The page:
When something is difficult, it’s often a sign that it is worth doing. Sometimes, you know you’re onto a good thing because it’s tough. And while this may be a general truism, it’s particularly apt when you’re talking about Aligoté, the second white grape of Burgundy. It’s always been a hard sell, irregular in quality, and hence often described as a ‘small wine’, unlike its more famous (and more compliant) cousin Chardonnay.
Aligoté is the offspring of the Pinot and Gouais Blanc grapes. It is popular with the wine growers of Eastern Europe – not traditionally people who are used to taking the easy road in life. They grow it in thousands of acres in Bulgaria, Romania and Ukraine, with a very devoted following. Switzerland grows it, and California too, sometimes mixed with Semillon or Riesling. It makes great wines in France, too, and while its reputation still has a way to go, there is a palpable move toward quality and a groundswell of enthusiasm for the grape.
You do, of course, still find sub-standard Aligoté, and that in turn continues to push the notion that it is sub-standard by nature. But why? What’s responsible for this below-par rep? Well, for starters, Aligoté is perhaps best known as the wine used in kir, and the old story goes that the wine was so bad it had to be brightened up with cassis, a blackcurrant liqueur. Because of this reputation, it’s never really been thought of as an enjoyable wine on its own, even though there have most certainly always been good and even great Aligotés. In fact, it’s fair to say that it has been a victim of bad press, with some critics calling it ‘thin’, or ‘acidic’. And that in turn became a self-perpetuated dynamic.
Ironically, despite having a long history of plantation in Burgundy (first planted in the 17th century), it was when the appellation Bourgogne Aligoté was codified in 1937 that the downward spiral began. Under the new wine laws, it was no longer allowed to plant Aligoté in grand cru vineyards. So as Chardonnay rose to grand cru level, and developed the reputation it has to this day for finesse and elegance, Aligoté got relegated to inferior vineyards on flatter ground where it, quite simply, does not do well. Winemakers would understandably choose to plant the more profitable Chardonnay in any decent parcel. And aligoté, with an unjustified lack of respect, was left behind. Despite its history and the efforts expended in its name, today it accounts for just 6% of all Burgundy wines.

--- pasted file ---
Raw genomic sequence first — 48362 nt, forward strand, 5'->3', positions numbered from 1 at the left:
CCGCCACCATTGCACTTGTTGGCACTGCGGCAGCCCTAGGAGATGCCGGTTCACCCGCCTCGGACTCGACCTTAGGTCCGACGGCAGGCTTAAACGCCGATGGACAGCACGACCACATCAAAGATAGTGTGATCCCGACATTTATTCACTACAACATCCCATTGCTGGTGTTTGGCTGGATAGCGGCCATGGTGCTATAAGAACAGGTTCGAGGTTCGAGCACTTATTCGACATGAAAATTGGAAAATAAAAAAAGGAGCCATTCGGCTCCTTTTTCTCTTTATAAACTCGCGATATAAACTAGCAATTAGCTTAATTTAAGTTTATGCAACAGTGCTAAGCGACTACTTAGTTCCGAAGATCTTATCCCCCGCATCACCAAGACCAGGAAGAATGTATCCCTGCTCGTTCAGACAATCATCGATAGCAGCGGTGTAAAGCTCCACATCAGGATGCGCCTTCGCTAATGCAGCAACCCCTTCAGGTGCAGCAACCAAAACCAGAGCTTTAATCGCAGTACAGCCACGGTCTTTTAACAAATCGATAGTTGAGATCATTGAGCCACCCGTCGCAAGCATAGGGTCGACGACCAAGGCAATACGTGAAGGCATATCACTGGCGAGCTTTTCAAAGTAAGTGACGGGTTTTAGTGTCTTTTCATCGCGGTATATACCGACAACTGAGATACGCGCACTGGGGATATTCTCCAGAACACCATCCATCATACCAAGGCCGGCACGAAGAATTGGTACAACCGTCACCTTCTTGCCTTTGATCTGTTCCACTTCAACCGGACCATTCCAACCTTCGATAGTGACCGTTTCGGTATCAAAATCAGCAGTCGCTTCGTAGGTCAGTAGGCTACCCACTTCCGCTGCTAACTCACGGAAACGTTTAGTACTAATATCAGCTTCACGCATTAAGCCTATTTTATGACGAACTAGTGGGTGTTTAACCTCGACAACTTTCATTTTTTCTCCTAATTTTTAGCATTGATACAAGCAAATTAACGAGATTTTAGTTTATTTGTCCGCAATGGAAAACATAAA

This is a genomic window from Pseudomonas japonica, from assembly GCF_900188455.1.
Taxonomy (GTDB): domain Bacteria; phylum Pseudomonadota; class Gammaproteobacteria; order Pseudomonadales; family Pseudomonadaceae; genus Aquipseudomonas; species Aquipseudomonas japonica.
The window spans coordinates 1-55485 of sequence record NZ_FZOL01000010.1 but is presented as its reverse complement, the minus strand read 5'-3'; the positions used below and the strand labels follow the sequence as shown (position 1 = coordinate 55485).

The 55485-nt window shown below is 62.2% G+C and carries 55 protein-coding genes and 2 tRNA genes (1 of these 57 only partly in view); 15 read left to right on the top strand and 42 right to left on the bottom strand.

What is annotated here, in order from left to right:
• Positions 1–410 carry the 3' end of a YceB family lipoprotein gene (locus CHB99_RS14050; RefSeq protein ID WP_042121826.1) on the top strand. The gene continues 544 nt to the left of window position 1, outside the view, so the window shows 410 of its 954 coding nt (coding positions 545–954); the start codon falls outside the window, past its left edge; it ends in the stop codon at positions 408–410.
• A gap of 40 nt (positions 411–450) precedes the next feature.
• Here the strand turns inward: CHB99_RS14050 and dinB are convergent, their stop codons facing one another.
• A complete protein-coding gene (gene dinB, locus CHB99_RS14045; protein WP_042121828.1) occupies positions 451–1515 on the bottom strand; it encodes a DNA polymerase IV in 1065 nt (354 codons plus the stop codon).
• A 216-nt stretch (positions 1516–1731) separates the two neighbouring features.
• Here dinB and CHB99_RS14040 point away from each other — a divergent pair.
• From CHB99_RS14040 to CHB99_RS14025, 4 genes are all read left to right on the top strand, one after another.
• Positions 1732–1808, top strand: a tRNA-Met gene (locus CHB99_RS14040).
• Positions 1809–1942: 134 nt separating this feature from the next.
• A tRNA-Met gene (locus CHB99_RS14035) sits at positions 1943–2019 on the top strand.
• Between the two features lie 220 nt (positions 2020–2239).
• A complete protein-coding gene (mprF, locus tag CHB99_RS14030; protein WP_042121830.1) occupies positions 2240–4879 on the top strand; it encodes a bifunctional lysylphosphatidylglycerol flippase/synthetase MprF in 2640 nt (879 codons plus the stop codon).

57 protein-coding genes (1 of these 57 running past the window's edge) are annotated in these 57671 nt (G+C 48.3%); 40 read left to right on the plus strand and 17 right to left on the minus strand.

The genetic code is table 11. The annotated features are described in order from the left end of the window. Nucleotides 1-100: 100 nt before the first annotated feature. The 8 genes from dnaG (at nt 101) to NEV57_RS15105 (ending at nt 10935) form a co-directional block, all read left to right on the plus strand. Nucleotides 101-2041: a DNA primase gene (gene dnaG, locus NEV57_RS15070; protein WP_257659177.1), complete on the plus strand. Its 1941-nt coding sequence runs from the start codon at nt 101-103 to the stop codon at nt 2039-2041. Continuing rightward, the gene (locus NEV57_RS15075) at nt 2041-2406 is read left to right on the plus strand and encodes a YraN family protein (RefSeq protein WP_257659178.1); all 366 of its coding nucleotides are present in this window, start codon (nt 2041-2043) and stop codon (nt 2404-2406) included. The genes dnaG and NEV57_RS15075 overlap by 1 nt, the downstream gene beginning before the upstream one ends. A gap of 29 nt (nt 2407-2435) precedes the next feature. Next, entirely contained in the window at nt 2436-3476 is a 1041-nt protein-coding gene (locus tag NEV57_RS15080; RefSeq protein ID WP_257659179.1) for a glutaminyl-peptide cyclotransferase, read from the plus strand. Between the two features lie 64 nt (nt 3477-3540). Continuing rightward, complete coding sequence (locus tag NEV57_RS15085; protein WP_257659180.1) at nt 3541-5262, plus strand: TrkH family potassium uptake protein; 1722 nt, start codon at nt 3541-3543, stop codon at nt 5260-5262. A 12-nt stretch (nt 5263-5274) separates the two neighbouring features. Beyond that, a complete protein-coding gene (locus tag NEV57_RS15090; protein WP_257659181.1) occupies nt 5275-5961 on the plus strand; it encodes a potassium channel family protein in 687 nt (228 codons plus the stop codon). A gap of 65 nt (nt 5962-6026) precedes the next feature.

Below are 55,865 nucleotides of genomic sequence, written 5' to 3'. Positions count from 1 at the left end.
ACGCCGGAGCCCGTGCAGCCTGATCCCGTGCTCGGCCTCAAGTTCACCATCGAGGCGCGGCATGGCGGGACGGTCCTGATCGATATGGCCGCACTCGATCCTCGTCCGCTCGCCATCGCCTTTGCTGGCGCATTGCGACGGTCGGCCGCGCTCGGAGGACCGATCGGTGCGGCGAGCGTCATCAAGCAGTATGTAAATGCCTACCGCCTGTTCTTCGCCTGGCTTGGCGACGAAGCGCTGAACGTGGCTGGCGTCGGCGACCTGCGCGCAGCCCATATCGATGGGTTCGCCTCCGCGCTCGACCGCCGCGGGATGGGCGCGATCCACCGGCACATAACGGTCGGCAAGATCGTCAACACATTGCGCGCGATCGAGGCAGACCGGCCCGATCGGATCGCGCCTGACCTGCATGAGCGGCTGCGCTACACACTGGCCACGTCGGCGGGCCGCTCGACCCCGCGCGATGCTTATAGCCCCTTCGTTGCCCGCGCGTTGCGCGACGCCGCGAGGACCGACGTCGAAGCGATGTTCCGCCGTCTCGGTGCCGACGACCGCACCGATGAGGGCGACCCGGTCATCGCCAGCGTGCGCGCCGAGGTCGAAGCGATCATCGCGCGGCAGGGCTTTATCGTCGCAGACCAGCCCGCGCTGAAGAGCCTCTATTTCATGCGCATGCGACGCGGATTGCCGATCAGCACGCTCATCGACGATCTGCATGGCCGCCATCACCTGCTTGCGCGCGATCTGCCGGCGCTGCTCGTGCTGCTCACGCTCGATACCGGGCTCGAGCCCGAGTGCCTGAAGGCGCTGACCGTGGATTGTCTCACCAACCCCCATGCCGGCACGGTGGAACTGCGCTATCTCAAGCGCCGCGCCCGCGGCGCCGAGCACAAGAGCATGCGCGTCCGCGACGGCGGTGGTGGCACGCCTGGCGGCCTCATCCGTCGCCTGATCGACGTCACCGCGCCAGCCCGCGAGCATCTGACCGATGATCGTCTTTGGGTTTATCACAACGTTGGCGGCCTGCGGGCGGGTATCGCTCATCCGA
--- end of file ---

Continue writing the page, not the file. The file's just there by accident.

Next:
But some French producers have been making great Aligoté wines for years, if you know where to look – and Elden Selections certainly does. We offer superb wines from producers including Julien Cruchandeau, something of a flag-bearer for lesser-known appellations, who has taken on the Aligoté grape as a badge of honor; and the Domaine Borgeot who have long championed the varietal.
So Aligoté has its promoters. Let’s not forget that in one appellation – the Appellation Bouzeron – they chose Aligoté over Chardonnay or Pinot Noir as their grape. It was a radical move, spearheaded by the elder statesman of Burgundy wine, Aubert De Villaine, owner of Domaine Romanée-Conti, and it was meant to give Aligoté the respect and reputation it deserves.
Now a new group, calling themselves Les Aligoteurs, is doing its bit to help further the cause of Aligoté. So who are they? Founded in 2018 by chefs and winegrowers in Burgundy, Les Aligoteurs is a small group who run tastings and events to try to encourage the production of Aligoté. Founding member and chef Philippe Delacourcelle has over a dozen Aligoté wines on his restaurant’s ever-popular menu. (The word Aligoteurs is a contraction of two words, ‘Aligoté’ and ‘authors’, and is a play on the word ‘alligator’, which is also their mascot.)
There are two types of Aligoté – the doré variety grown around Bouzeron (golden and aromatic with a small yield) and vert, used almost everywhere else in Burgundy. Both have different flavor profiles. Food matches, as well as the usual suspects like fish and crab, also include such exciting pairing possibilities as gyoza (Japanese dumplings) and tabbouleh, as well as regional delicacies such as escargot and ham. Aligoté rewards hard work and provides a new in-road to Burgundy wine for those who think they’ve discovered everything there is to know about the region. If, like Les Aligoteurs, you trust in the potential of Aligoté, it just might surprise you – and show you something new and exciting.